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Western Classical music is a broad swath of culture ranging from the sublime religious music of say, Palestrina to the personal emotiveness of Romantic era composers. Individuality, group feeling, attempts at objective beauty, personal preferences raised to universal standards all jostle in the mix. There are profoundly intellectual works and composers (such as Bach) and others of plainly proletarian appeal.
All these kinds of musics were created in the cauldron of European society as it also boiled up ideas of freedom, reason, unreason, capitalism, communism, alchemy, science, poetry, and empire.
It would be a foolish person who tried to pin down classical music or even attempted to name its salient features. At most one can speak of different aspects, different emphasises, different periods of preference.
But, through all these things, and with vast variety, Western classical music might (and I emphasise the word might) be said to have aimed at some kind of Beauty. What that was did vary -- now it was taste, now it was 'pleasing', now philosophical, now mythological.
But as a certain American poet once said, there is a connection between Truth and Beauty. Perhaps more or perhaps less depending on the day and the direction of the wind.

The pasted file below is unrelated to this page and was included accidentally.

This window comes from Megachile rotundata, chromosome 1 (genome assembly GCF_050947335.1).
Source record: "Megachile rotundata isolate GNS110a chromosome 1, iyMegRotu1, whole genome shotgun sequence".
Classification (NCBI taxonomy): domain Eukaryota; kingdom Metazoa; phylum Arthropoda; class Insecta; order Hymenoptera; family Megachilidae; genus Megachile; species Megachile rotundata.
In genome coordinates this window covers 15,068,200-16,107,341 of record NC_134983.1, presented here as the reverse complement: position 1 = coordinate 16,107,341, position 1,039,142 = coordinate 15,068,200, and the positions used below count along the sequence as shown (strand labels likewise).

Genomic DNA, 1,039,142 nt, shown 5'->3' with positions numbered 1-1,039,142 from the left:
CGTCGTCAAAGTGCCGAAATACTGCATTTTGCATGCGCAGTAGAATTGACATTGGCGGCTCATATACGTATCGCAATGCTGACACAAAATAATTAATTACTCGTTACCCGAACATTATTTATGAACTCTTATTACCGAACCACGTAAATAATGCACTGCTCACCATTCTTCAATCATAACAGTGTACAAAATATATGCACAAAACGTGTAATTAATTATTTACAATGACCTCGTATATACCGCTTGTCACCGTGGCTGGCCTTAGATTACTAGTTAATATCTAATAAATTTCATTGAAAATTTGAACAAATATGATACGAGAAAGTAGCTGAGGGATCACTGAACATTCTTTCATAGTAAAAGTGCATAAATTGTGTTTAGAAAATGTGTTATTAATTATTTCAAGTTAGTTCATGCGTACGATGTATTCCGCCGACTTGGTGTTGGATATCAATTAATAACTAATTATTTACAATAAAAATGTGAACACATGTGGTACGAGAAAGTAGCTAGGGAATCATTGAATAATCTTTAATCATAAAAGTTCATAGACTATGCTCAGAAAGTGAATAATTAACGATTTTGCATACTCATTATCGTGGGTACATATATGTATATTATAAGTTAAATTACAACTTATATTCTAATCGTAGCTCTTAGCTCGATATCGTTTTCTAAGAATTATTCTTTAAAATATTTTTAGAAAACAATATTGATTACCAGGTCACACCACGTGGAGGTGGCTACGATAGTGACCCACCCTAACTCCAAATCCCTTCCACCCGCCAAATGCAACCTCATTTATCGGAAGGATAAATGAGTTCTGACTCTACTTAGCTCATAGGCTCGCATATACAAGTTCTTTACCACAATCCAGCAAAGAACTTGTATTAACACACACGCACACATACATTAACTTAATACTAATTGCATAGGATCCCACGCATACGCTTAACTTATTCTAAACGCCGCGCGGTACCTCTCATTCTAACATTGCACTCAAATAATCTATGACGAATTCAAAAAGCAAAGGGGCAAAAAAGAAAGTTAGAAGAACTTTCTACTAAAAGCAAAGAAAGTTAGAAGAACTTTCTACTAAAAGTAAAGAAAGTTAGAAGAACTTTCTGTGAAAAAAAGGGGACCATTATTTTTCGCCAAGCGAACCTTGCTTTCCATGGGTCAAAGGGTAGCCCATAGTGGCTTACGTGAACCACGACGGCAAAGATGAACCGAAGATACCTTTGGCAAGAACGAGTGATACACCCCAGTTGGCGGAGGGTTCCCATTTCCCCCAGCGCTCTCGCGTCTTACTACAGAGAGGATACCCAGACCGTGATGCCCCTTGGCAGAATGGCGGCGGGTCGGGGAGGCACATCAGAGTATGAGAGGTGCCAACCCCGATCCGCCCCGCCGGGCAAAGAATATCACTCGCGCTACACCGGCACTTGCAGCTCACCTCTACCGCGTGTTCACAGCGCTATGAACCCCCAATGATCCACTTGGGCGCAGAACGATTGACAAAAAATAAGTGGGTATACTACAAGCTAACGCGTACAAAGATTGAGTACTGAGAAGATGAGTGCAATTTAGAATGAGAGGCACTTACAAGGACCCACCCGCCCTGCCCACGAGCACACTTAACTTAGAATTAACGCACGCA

Could we say that Western classical music was touched by this connection of Truth and Beauty?
It is not a popular thought. No matter, keeping it in mind let us turn another face of the diamond.
We could instead try John Cage:
Cage was deeply impressed with a quotation from Thomas Mace: 'The purpose of music is to sober and quiet the mind, thus making it susceptible to divine influences.'
This seems to me to be the opposite of pop music which makes one, in the immortal words of a reviewer, 'want to commit murder and hump a couch'.
For the sake of the article that follows, if you don't like the Truth/Beauty couplet, substitute the Mace idea. They both serve the same purpose.
Copyright © 25 May 2008
Gordon Rumson, Calgary, Canada